Diphtheria and Tetanus Information
Diphtheria is a disease that can cause a thick coating to form in the nose, throat, or airway, making it difficult to breathe. Symptoms of diphtheria infection are similar to the common cold, including runny nose, sore throat, low fever, and feelings of tiredness. However, left untreated, it can block the airway or lead to paralysis, heart failure, coma, or death. Diphtheria is caused by bacteria and is contagious, usually through close contact with an infected person.
Tetanus is a disease that can cause painful tightening of muscles, including voluntary muscles like in the arms and legs, but can also affect involuntary muscles like those that help us breathe. Tetanus bacteria are found primarily in soil, and infection occurs when the bacteria enters the body through a cut or wound. Early symptoms of tetanus include:
- Tightening of jaw muscles, or "lockjaw"
- Neck stiffness
- Difficulty swallowing
- Stiffness of the stomach muscles.
Later symptoms can include muscle spasms, seizure-like activity, and other complications. Tetanus causes death in about 30 percent of those that become infected.
Diphtheria and Tetanus Vaccine Information
Diphtheria and tetanus vaccines are routinely given together as a combination vaccine. Depending on the age, the patient can receive one of two diphtheria and tetanus combination vaccines, called DT and Td.
There are also combination vaccines for diphtheria, tetanus, and pertussis, or whooping cough. These are called the DTaP and Tdap combination vaccines.
These vaccines are given as an injection into the arm or thigh muscle, which is known as an intramuscular (IM) injection.
Who Should Receive the Diphtheria and Tetanus Vaccine?
|Vaccine||Group||Age||# of Doses||Booster Dose|
|DT*||Infants||Younger than 12 months of age||4||None|
|DT*||Infants and Children||12 months to 7 years of age||3||None|
|Td||Children and Adults||7 years of age or older||3||A single dose every 10 years|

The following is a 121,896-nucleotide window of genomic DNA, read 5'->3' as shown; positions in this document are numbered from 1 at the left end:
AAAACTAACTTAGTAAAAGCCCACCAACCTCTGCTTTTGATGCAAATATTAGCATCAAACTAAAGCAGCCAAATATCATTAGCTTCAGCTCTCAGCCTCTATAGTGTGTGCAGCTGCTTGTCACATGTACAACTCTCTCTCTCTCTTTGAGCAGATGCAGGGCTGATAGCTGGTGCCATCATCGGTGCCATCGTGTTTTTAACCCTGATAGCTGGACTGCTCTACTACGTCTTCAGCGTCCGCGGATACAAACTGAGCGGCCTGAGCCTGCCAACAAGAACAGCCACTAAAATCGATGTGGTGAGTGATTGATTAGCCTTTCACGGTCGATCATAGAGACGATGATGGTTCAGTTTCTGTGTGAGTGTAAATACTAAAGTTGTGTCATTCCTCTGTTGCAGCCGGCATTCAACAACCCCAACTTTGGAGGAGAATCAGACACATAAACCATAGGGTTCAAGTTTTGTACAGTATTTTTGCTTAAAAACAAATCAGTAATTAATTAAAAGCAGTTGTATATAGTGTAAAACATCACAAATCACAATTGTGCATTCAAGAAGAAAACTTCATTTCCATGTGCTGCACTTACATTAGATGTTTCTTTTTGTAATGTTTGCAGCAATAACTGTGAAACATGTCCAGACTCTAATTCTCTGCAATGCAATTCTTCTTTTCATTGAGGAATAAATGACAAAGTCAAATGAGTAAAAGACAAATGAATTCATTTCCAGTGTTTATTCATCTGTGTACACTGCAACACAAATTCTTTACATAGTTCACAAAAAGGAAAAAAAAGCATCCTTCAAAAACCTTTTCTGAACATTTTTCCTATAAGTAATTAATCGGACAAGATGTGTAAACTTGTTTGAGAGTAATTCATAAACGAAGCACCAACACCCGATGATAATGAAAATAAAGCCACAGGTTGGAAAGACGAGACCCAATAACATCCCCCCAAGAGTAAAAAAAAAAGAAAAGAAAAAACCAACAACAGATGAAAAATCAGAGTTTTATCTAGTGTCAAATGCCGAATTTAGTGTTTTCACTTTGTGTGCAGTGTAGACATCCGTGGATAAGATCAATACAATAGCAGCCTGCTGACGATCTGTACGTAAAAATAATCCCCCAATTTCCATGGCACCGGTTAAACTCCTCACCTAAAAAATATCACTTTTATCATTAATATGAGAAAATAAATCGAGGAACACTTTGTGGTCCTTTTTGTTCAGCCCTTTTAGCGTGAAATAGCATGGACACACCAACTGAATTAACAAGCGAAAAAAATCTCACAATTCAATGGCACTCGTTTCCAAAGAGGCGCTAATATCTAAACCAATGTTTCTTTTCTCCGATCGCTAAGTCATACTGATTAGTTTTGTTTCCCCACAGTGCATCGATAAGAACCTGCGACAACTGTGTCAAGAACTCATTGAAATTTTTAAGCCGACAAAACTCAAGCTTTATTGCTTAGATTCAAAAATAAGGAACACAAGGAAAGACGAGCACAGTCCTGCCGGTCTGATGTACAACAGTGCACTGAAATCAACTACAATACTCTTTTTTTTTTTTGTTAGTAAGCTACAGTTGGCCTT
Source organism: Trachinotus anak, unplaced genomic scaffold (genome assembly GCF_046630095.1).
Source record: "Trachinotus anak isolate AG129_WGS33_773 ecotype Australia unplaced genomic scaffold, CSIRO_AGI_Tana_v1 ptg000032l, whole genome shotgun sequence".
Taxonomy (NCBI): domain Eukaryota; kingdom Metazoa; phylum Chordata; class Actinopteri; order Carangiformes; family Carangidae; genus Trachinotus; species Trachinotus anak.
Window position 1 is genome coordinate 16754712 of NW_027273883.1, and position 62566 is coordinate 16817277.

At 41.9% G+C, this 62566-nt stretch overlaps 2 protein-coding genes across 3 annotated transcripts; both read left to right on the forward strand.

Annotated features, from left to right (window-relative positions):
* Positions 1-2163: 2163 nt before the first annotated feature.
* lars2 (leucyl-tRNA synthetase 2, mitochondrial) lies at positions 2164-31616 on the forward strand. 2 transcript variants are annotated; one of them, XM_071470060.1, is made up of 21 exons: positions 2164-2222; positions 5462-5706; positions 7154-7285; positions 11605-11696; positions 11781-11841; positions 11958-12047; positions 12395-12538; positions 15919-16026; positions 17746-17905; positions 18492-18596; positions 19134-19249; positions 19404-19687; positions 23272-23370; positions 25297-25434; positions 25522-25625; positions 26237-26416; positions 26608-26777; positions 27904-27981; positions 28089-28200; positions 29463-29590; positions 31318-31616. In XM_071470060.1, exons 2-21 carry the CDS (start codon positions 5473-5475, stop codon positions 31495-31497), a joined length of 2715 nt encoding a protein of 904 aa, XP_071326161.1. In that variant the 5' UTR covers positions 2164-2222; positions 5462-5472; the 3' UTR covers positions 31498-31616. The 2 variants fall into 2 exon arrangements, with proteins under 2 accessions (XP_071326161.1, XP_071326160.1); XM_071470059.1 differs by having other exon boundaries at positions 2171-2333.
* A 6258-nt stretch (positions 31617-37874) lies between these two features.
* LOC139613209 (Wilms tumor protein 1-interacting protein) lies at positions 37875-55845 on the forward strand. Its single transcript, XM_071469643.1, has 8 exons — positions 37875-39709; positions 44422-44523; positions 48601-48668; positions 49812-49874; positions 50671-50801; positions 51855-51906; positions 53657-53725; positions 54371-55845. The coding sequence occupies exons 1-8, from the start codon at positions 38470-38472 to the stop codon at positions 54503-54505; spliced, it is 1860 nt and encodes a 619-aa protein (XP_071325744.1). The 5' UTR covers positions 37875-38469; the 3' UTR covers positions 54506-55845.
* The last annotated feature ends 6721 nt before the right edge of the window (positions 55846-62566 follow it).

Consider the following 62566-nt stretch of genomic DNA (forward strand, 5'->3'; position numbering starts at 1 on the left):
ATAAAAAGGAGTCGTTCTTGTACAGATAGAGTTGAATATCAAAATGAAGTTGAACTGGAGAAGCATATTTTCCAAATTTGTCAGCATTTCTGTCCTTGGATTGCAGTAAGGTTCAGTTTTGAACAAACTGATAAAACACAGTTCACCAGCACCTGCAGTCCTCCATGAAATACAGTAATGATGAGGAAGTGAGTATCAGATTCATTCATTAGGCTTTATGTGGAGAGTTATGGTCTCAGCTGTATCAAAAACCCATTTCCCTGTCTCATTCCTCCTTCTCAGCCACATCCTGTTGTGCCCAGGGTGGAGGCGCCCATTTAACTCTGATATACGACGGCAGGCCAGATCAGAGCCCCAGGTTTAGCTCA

*DT vaccine is recommended for infants and children who cannot receive the DTaP vaccine.
Diphtheria and Tetanus Vaccine Schedule
- For infants and children younger than 12 months
- -Four doses: At 2 months, 4 months, 6 months, and 15-18 months
- For children 12 months or older
- -Three doses: First dose, followed by a second dose 1 month after the first dose, followed by a third dose 6-12 months after the second dose
- Three doses: First dose, followed by a second dose 1 month after the first dose, followed by a third dose 6-12 months after the second dose
- A single dose, or booster shot, once every 10 years
Diphtheria and tetanus vaccines may be given at the same time as other vaccines.
- Soreness, redness, or swelling where the shot was given
Severe Problems (Rare)
- Deep, aching pain and loss of muscle strength in the upper arm.
- Serious allergic reactions, with symptoms including:
- -Difficulty breathing
- -Pale skin
- -Fast heartbeat
Over-the-counter pain relievers such as acetaminophen or ibuprofen can help ease pain and reduce fever.
It is extremely rare for this vaccine to cause serious harm or death. If the person getting the vaccine has a serious reaction, call the doctor or seek immediate medical attention.
Who Should Not Receive the Diphtheria and Tetanus Vaccination
- Those with moderate or severe illness (for example, a severe cold, flu or infection of the sinuses or lungs) should not receive the vaccine until symptoms of the illness improve.
- Women who are pregnant or plan to become pregnant should ask their doctor if they should receive the vaccine.
- Those who previously had a severe, life-threatening allergic reaction to the vaccine or any ingredient in the vaccine should not be vaccinated.
Tell your doctor or a healthcare provider if the person getting the vaccine has any severe allergies.
Call the Centers for Disease Control and Prevention (CDC) at 800-232-4636 or visit the CDC website, at cdc.gov/vaccines, for more vaccine information.
This publication should be used for general educational purposes only and is not intended to be a substitute for professional medical advice. Be sure to contact your doctor, pharmacist, or other healthcare provider for more information about human papillomavirus. Although it is intended to be accurate, neither Walgreen Co., its subsidiaries or affiliates, nor any other party assumes liability for loss or damage due to reliance on this publication.
Atkinson W, Hamborsky J, McIntyre L, Wolfe S, eds. Centers for Disease Control and Prevention. Epidemiology and Prevention of Vaccine-Preventable Diseases. 10th ed. Washington, DC: Public Health Foundation, 2007.
Vaccine Information Statement: tetanus and diphtheria vaccine (Td). Centers for Disease Control and Prevention (CDC). June 10, 1994. cdc.gov/vaccines/pubs/vis/default.htm. Accessed March 2008.
Walgreens Clinic Scheduler
- Flu (Influenza)
- Chickenpox (Varicella)
- Hepatitis A (Hep A)
- Hepatitis A/Hepatitis B combination
- Hepatitis B (HepB)
- HPV (Human Papillomavirus)
- Japanese Encephalitis
- Meningitis (Meningococcal)
- MMR (Measles, Mumps and Rubella)
- Pneumonia (Pneumococcal)
- Shingles (Herpes Zoster)
- Td and DT (Tetanus and Diphtheria)
- Tdap (Whooping Cough)
- Yellow Fever
Health Test Information
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- Blood Glucose
- Blood Pressure
- Body Composition Testing
- Full Cholesterol Panel Test
- Total Cholesterol Testing
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